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Intraventricular Haemorrhage (IVH)

Intraventricular Haemorrhage (IVH) - What it is

​Intraventricular haemorrhage (IVH) is bleeding around or inside the spaces (ventricles) in the brain containing cerebral spinal fluid.  It is most common in premature babies, more specifically those who are less than 1500g or less than 35 weeks gestation.

Intraventricular Haemorrhage (IVH) - Symptoms

The more common symptoms associated with IVH are:
  • Apnoea or temporary cessation of spontaneous breathing
  • Bradycardia or slowing down of heart rate
  • Poor suck
  • Seizures
  • Cyanosis (bluish discoloration of the skin) 
  • Pallor
  • Hydrocephalus or the accumulation of fluid and/or blood in the brain ( in severe cases) 

Intraventricular Haemorrhage (IVH) - How to prevent?

Preterm infants have very fragile blood vessels in their brains.  Despite having the best of care, sometimes IVH still happens.  Some interventions to reduce the occurrence of IVH are:
  • Prevention of premature delivery by advocating early and regular prenatal care 
  • Prenatal steroids during pregnancy
  • Monitor blood pressure closely and avoiding sudden/frequent fluctuations
  • Minimal handling of extremely premature and extremely small babies once they are born
  • Avoiding excessive changes in breathing parameters and support
  • Timely treatment of Patent Ductus Arteriosus 

Intraventricular Haemorrhage (IVH) - Causes and Risk Factors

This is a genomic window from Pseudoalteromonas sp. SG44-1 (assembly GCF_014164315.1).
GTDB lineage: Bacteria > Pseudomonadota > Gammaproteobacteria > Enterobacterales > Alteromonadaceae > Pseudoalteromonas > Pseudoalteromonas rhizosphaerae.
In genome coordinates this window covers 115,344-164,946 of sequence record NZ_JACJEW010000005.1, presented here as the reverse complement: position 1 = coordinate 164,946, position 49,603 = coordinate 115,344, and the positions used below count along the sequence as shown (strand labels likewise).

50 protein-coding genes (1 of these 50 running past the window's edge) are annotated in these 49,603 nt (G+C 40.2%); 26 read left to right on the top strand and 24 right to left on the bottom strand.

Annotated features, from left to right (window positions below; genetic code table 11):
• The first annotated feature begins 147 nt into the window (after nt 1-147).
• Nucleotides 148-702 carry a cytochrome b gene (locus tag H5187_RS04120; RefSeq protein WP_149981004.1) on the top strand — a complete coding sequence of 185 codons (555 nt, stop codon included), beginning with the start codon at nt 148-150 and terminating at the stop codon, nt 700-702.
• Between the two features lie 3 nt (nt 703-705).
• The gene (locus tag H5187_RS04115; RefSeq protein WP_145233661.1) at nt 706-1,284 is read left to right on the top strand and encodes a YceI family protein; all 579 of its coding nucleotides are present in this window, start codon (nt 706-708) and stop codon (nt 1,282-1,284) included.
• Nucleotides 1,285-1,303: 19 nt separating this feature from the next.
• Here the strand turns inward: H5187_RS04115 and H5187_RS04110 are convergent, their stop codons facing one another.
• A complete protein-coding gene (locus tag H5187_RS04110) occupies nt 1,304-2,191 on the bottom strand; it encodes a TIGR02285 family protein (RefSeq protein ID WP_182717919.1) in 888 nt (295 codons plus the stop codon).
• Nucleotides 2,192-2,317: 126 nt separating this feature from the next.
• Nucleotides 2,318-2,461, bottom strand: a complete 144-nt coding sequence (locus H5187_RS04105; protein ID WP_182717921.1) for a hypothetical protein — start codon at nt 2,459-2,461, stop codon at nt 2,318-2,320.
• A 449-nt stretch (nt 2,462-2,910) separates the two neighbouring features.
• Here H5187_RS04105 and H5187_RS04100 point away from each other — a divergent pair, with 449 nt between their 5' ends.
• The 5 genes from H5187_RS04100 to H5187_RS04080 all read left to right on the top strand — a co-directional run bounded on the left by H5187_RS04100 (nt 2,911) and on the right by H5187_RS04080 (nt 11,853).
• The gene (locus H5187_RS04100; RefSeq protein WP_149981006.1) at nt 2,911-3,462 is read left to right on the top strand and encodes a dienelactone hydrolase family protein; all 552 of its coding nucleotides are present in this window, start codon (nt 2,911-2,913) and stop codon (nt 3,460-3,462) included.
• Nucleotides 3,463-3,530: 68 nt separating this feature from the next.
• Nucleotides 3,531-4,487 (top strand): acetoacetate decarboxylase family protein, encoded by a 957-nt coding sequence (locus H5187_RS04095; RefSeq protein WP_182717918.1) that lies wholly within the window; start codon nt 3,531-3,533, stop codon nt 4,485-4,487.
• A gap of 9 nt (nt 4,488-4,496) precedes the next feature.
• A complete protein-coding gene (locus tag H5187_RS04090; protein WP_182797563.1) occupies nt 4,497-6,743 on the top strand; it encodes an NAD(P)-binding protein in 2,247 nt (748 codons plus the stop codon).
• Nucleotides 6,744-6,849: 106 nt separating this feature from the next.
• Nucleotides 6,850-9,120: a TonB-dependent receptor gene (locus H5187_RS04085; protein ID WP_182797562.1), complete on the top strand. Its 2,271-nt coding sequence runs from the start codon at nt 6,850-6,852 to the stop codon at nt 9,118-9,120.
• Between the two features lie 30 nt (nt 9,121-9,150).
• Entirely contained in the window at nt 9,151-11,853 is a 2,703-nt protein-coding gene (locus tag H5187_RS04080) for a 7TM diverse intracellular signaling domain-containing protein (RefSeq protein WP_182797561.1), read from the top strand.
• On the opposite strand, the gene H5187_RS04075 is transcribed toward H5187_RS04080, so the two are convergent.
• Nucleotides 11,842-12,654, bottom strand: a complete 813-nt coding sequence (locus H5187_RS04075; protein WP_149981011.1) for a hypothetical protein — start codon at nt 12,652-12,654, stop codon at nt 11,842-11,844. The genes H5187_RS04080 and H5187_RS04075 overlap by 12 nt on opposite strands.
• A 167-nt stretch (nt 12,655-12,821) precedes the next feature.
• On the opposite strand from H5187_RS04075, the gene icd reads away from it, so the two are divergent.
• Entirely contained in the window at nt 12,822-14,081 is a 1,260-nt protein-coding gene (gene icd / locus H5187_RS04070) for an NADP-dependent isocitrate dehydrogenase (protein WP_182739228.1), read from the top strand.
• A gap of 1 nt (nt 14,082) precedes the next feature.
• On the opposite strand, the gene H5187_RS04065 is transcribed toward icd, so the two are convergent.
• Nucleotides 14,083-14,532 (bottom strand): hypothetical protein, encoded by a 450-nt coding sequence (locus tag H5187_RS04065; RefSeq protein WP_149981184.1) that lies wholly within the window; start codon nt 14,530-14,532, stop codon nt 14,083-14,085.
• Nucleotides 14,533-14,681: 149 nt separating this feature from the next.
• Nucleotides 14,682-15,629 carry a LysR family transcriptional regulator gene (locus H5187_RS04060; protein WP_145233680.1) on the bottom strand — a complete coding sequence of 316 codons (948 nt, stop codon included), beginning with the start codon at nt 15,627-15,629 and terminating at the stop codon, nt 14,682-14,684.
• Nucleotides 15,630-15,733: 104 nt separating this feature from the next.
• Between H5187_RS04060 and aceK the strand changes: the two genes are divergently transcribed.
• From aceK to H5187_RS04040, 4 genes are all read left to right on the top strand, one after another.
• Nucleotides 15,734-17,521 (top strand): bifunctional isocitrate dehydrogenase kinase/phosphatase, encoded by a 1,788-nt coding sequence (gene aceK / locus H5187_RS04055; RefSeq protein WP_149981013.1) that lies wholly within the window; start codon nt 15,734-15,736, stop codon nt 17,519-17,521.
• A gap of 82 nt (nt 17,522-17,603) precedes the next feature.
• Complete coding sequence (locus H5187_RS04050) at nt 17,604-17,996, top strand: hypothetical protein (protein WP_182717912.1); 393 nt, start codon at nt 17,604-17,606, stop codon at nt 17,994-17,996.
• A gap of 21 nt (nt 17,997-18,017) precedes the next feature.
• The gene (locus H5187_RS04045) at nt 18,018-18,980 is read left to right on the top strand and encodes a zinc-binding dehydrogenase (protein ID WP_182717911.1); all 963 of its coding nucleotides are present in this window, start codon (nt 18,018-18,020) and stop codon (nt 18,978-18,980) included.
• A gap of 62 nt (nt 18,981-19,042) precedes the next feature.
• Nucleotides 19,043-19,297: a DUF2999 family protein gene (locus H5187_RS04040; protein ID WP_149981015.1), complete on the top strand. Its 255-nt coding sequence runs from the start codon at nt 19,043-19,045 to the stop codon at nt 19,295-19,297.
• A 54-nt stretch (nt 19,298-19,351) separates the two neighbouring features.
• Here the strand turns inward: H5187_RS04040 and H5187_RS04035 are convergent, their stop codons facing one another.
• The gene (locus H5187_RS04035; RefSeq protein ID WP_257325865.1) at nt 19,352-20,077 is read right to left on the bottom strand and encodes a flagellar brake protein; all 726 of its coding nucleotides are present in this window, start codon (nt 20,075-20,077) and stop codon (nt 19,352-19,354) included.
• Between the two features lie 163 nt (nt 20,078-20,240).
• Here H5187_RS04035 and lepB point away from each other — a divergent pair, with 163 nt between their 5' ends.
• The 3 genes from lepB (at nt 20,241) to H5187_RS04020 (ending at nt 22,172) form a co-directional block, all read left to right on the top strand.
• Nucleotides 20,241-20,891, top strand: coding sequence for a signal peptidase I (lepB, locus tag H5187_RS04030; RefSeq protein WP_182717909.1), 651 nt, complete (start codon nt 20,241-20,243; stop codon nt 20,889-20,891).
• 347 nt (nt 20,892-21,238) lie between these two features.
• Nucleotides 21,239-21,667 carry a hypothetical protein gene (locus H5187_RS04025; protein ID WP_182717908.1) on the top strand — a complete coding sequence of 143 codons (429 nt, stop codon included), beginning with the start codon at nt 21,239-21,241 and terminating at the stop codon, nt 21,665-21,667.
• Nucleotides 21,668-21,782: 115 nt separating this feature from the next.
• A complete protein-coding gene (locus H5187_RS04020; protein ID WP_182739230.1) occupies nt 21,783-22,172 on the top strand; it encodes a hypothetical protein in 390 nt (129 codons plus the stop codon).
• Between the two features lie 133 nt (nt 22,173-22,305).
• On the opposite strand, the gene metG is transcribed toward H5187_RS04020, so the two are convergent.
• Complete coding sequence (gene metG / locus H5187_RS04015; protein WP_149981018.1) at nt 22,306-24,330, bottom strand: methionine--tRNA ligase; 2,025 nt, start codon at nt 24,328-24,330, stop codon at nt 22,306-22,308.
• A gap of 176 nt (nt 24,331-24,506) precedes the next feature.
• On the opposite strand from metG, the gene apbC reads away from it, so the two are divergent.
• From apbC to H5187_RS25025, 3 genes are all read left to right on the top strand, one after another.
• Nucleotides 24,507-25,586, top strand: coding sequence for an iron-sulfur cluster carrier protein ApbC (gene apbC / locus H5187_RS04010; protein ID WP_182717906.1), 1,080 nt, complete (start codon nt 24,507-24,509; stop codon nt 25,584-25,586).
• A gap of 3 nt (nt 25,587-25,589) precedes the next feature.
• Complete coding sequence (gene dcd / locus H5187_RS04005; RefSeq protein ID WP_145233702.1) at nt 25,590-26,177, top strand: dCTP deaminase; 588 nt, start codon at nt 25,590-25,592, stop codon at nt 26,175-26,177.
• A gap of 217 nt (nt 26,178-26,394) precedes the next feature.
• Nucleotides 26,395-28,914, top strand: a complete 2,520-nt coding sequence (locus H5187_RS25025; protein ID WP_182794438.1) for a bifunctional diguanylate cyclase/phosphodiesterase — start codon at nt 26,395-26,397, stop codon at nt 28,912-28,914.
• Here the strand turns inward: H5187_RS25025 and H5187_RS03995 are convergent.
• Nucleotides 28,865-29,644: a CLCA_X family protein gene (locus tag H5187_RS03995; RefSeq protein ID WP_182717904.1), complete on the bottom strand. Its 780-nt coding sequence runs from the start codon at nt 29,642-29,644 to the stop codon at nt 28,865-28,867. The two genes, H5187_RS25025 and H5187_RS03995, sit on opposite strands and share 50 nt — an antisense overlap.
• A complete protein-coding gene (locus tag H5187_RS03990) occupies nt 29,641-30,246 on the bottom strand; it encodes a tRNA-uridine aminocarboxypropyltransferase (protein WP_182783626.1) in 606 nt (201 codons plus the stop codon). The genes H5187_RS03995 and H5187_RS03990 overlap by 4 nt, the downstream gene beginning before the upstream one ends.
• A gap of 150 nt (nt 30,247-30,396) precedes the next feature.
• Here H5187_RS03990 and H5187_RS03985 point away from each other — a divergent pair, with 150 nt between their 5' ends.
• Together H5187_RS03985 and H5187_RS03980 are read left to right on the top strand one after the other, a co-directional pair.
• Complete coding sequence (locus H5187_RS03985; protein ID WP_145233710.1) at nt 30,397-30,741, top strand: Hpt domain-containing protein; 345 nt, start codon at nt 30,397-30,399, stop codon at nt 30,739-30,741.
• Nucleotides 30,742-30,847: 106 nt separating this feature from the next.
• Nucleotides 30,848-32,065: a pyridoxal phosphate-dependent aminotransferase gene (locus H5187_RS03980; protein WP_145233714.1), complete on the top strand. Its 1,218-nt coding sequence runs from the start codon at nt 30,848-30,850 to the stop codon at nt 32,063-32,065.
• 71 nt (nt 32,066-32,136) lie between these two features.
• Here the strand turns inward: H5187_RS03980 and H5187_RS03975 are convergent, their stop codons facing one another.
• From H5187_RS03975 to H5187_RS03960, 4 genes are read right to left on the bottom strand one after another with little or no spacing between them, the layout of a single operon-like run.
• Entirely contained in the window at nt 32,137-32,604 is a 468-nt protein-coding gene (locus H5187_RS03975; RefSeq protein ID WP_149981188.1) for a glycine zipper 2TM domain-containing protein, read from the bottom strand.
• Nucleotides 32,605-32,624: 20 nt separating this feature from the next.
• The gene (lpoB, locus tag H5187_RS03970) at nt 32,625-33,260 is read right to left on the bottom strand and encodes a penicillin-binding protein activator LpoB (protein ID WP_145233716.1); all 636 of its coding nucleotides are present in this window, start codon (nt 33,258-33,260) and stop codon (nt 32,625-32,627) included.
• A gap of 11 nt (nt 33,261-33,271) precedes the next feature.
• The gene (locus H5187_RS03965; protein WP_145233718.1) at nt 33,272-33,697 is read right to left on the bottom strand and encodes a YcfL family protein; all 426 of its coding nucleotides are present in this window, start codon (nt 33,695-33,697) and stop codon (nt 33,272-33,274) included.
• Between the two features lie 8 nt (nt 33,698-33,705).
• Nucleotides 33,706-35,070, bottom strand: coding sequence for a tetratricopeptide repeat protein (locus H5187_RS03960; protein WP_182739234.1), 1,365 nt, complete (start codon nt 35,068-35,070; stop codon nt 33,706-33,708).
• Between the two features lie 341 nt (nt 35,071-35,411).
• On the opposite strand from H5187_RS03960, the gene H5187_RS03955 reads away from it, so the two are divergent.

​Prematurity is a major cause of IVH.  Babies delivered less than 32 weeks gestation are at significant risk of developing IVH.  Other causes and risk factors include very low birth weight (VLBW) of less than 1500g, premature rupture of membranes, intrauterine infection, early onset infection in the baby, postnatal resuscitation and intubation, high-frequency mode of ventilation, frequent fluctuations in blood pressure and Patent Ductus Arteriosus. 

Intraventricular Haemorrhage (IVH) - Diagnosis

A Cranial (head) ultrasound coupled with good medical history and a physical examination is usually used to diagnose IVH. Through spaces between the bones of the baby’s head (fontanelle), the amount of bleeding can as graded as follows:

Grade 1. Bleeding occurs just in a small area of the ventricles.

Grade 2. Bleeding also occurs inside the ventricles.

Grade 3. Ventricles are enlarged by the blood.

Grade 4. Bleeding into the brain tissues around the ventricles.

Intraventricular Haemorrhage (IVH) - Treatments

There is no specific treatment for IVH.  Therapy is aimed at correcting the other medical conditions associated with IVH (i.e. correction of bleeding, treatment of infections, etc.).  In general, IVH grades 1 and 2 are still most common and usually self-limiting.  They are not associated with any long-term complications and more often does not require further intervention.  Grades 3 and 4 are more serious and may have long-term sequelae if left untreated.  There are some cases when moderate-severe IVH may require placement of a reservoir or shunt if spinal fluid distends the ventricles and leads to expansion of the head size (hydrocephalus). This is secondary to blockage of spinal fluid within the brain and expansion of the head as a result.

Babies with IVH are high risk for developing long term neurological problems and delayed development. 


Intraventricular Haemorrhage (IVH) - Preparing for surgery

Intraventricular Haemorrhage (IVH) - Post-surgery care

Intraventricular Haemorrhage (IVH) - Other Information

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